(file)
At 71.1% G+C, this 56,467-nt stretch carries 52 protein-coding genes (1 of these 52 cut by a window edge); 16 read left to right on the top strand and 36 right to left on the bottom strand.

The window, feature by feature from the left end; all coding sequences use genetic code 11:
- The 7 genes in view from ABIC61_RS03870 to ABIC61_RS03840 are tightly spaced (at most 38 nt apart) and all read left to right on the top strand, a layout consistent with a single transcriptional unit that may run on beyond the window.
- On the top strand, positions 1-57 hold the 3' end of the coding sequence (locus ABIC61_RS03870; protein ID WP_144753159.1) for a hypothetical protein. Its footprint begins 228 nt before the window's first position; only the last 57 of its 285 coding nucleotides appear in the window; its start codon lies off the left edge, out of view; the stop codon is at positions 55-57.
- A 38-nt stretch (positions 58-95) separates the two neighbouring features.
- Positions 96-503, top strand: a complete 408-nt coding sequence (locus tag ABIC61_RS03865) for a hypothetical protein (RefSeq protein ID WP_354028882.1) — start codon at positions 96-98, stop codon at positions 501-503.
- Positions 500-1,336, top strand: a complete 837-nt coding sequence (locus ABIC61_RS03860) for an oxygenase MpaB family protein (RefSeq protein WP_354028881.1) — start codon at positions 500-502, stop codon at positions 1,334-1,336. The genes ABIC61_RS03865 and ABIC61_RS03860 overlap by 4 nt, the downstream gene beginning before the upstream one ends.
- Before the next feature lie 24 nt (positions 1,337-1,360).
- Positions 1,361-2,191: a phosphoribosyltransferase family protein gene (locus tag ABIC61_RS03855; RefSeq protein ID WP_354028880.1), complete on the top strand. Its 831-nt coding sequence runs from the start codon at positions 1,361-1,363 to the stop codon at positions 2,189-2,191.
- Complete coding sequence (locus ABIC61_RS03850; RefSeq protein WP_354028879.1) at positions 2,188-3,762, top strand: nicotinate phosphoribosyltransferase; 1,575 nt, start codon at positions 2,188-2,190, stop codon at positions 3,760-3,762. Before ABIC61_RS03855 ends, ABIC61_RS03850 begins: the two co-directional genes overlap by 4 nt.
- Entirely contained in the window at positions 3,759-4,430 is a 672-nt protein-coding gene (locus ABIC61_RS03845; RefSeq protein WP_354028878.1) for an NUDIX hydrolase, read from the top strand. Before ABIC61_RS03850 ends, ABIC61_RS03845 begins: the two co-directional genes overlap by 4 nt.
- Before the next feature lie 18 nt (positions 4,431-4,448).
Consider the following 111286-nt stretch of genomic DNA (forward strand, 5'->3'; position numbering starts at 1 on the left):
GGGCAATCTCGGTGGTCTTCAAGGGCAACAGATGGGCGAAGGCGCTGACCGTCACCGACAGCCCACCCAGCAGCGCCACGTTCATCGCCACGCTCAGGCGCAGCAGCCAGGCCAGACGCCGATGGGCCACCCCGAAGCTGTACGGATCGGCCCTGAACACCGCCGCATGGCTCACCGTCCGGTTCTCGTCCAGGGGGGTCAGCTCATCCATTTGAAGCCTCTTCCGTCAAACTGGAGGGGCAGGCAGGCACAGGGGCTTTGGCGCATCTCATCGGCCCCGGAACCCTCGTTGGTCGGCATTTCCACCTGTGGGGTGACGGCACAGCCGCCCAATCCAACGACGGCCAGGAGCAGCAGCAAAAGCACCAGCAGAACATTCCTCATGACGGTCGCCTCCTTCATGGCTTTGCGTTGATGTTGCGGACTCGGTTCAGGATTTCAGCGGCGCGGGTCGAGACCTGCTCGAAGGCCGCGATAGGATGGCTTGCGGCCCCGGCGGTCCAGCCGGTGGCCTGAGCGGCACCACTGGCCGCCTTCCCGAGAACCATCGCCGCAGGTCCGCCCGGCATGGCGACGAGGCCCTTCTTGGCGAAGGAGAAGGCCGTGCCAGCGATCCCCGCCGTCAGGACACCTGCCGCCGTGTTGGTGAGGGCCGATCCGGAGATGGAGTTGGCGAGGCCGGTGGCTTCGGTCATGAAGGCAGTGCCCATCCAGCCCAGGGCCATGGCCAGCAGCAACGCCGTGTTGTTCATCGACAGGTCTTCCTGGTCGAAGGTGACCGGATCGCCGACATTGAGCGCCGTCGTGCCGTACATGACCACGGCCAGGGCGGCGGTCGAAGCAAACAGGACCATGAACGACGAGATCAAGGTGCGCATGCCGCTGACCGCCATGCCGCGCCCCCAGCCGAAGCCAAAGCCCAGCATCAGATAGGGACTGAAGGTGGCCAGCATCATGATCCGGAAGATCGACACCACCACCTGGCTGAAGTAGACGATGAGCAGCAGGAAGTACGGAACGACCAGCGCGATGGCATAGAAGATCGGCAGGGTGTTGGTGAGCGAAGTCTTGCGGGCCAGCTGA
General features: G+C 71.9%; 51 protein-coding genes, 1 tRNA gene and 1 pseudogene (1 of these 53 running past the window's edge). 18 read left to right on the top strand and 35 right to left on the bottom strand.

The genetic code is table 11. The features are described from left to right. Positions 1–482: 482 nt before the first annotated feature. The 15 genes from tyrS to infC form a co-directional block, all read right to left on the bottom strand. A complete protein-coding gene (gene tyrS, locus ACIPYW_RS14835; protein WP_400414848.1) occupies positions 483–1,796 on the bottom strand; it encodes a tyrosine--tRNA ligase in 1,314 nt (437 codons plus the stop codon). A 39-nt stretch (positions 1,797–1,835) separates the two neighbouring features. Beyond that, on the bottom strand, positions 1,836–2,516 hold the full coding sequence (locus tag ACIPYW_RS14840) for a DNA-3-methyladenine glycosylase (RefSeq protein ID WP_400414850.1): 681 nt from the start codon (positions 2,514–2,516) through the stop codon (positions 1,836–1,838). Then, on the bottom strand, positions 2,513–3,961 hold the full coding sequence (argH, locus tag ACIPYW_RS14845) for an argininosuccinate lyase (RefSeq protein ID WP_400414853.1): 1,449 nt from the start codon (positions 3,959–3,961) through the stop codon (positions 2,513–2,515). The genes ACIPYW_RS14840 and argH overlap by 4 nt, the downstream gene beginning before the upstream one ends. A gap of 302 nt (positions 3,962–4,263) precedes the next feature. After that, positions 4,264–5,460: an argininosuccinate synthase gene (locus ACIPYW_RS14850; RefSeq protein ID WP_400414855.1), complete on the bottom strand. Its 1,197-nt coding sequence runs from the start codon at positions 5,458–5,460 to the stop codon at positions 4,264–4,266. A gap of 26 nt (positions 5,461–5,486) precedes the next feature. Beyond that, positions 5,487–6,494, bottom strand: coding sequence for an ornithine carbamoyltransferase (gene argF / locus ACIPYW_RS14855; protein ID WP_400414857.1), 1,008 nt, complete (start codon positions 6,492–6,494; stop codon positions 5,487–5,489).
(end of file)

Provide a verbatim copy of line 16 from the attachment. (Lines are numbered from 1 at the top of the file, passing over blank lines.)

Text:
The genetic code is table 11. The features are described from left to right. Positions 1–482: 482 nt before the first annotated feature. The 15 genes from tyrS to infC form a co-directional block, all read right to left on the bottom strand. A complete protein-coding gene (gene tyrS, locus ACIPYW_RS14835; protein WP_400414848.1) occupies positions 483–1,796 on the bottom strand; it encodes a tyrosine--tRNA ligase in 1,314 nt (437 codons plus the stop codon). A 39-nt stretch (positions 1,797–1,835) separates the two neighbouring features. Beyond that, on the bottom strand, positions 1,836–2,516 hold the full coding sequence (locus tag ACIPYW_RS14840) for a DNA-3-methyladenine glycosylase (RefSeq protein ID WP_400414850.1): 681 nt from the start codon (positions 2,514–2,516) through the stop codon (positions 1,836–1,838). Then, on the bottom strand, positions 2,513–3,961 hold the full coding sequence (argH, locus tag ACIPYW_RS14845) for an argininosuccinate lyase (RefSeq protein ID WP_400414853.1): 1,449 nt from the start codon (positions 3,959–3,961) through the stop codon (positions 2,513–2,515). The genes ACIPYW_RS14840 and argH overlap by 4 nt, the downstream gene beginning before the upstream one ends. A gap of 302 nt (positions 3,962–4,263) precedes the next feature. After that, positions 4,264–5,460: an argininosuccinate synthase gene (locus ACIPYW_RS14850; RefSeq protein ID WP_400414855.1), complete on the bottom strand. Its 1,197-nt coding sequence runs from the start codon at positions 5,458–5,460 to the stop codon at positions 4,264–4,266. A gap of 26 nt (positions 5,461–5,486) precedes the next feature. Beyond that, positions 5,487–6,494, bottom strand: coding sequence for an ornithine carbamoyltransferase (gene argF / locus ACIPYW_RS14855; protein ID WP_400414857.1), 1,008 nt, complete (start codon positions 6,492–6,494; stop codon positions 5,487–5,489).